Texas Rangers

Arlington High grad returns as real-life Rockie story

The movie script that is Chris Martin’s rise to the major leagues reached its climactic moment when the Arlington native returned to the spot where the dream began so many years ago.

The Colorado right-handed relief pitcher retired the Rangers in order in the seventh in 10 pitches of the Rockies’ victory on Wednesday night.

It was the continuation of a pinch-me moment for the Arlington High School graduate.

Martin is here because of a revitalized arm that hit 97 mph on the gun on Wednesday and a good sinker that produces ground balls.

Equally important as those qualities, was the 27-year-old’s capacity to cope with injury and doubt.

In seven appearances since being called up from Triple A, including his major league debut on April 26, Martin has given up two runs on seven hits and two walks in 6 2/3 innings.

“I thought I was done,” said Martin, an imposing presence at 6-foot-8. “But I had a little piece in the back of my mind knowing I had the ability. And if I ever did get healthy, I’d take another chance at it.”

More than 100 family and friends were on hand Wednesday to see the guy they know and love with a repaired shoulder take the mound in his hometown.

Some, no doubt, members of the slow-pitch softball team Martin played on when he thought his career was over after shoulder surgery in 2007.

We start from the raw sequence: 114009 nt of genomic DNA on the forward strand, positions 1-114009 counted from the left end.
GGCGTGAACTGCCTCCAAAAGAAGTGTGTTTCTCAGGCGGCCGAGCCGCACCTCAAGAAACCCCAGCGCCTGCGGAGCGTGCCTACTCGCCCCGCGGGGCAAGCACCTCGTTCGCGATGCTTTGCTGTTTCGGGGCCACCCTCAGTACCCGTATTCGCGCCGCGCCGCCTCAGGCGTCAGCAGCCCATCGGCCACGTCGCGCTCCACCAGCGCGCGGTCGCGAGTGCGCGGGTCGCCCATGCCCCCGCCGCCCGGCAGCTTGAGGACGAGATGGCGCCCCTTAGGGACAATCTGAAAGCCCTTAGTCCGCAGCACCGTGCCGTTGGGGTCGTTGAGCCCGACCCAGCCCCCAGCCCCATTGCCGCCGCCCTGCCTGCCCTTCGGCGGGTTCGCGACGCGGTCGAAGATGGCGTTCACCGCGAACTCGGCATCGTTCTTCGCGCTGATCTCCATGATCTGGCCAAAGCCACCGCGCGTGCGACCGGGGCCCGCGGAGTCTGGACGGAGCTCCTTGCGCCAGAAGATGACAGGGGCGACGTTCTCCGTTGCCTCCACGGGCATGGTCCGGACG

The shoulder issues first appeared in his sophomore season in 2006 at McLennan Community College, a year year after the Rockies selected Martin as a “draft and follow” — that is they had until the week before the next draft to sign him. That didn’t happen.

He had surgery for a torn labrum in 2007 and tried out for the independent Fort Worth Cats. He made the team, but left a short time later because the arm “just wasn’t ready to go.”

Figuring that was the end, Martin set aside his baseball career and landed a job at a warehouse.

Though the shoulder pain subsided, the itch to play did not. He threw with friends without pain and a career resurgence found life through a tryout with the Grand Prairie AirHogs of the independent American Association under manager Pete Incaviglia.

Martin, having never undergone any rehabilitation on his shoulder after surgery, turned out to be a find for Grand Prairie’s rotation.

At Incaviglia’s suggestion, the Boston Red Sox took a look and signed Martin in 2011.

Martin was in Double A by 2012.

“I pitched well there,” but it was an independent league, Martin said of his days in Grand Prairie. “I wasn’t sure of the talent level. When I signed with the Red Sox and playing a little bit better talent [in the minors], I realized I had a good shot.”

He was traded in the off-season to the Rockies.

“It’s a great story, but on top of that this is a guy with a great arm,” Colorado manager Walt Weiss said. “He’s been a nice piece for us.”

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